Our future has been stolen

2013-02-10 00:00

It has been a rough few months since joining the ranks of the unemployed. The future does not look good for the youth and, quite frankly, it doesn’t look like there will be any significant change any time soon.

The future has been stolen from us, not only by us the youth, but by those who allow ­corruption to manifest.

As much as there is little done about corruption, it can be equally seen with youth unemployment. There is more talk than action.

If the future of this country is with the youth, is it not crucial that more emphasis is placed on them than to carry on the ­corruption spree we are currently ­witnessing?

When the president of the ­country announced the youth wage ­subsidy in 2010, I was met with a sense of doubt, not because I was negative but because many government policies never seem to materialise.

Nevertheless, I was hopeful that just maybe things would be ­different, but how wrong I was proved.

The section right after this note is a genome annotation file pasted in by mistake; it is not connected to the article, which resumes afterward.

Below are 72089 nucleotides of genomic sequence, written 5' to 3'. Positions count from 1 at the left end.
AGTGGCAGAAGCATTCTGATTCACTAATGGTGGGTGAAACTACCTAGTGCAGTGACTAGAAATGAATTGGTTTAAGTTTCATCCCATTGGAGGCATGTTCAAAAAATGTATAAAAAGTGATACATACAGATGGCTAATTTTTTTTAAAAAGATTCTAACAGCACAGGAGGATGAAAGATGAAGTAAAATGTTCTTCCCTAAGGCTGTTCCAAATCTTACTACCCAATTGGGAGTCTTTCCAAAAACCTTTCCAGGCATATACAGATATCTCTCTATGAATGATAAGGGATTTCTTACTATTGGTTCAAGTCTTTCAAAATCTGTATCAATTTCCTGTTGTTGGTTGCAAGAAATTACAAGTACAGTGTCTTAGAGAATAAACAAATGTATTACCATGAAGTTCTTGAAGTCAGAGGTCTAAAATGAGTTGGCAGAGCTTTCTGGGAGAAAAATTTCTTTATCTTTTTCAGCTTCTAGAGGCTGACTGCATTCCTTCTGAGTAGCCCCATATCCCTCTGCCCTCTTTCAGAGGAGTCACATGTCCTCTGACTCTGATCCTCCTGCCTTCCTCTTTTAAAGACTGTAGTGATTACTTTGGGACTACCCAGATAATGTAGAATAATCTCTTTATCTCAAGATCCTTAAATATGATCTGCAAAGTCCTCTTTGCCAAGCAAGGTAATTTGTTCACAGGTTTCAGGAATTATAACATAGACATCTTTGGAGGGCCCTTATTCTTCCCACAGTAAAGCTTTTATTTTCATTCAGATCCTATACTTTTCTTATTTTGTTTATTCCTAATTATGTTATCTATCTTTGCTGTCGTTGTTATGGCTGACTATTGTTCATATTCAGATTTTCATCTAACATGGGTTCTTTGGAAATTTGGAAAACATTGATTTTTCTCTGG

The subsidy would have by now made significant inroads in the lives of the unemployed and skilled. Instead, the policy has spent about two years in boardrooms while many young people lose hope. The National Youth ­Development Agency has also failed in its mandate.

Age is not stationery and people need to feed their families. The ­excuse that there are no skills in South Africa is seriously tiresome because jobs are now being reserved for pals and family members who possess no skills for the jobs they are offered, while rightfully honest graduates are being overlooked.

Jobs are bought now and you cannot honestly get a job ­any more. If you go to an interview, you are more likely to have been called there to disguise the process.

We need to realise that the government of the ruling party loves to act as if it has the interest of the ­country or everyone at heart. The sudden turn in introducing the youth wage looks more like a ­buy-in to appease the youth so as to get votes in next year’s elections.

So, my question lies in understanding who really is for the youth and why there’s a necessity for youth bodies that claim to ­represent us while failing to offer significant help?

» Ntshauzana is an unemployed youngster from Maclear in the Eastern Cape

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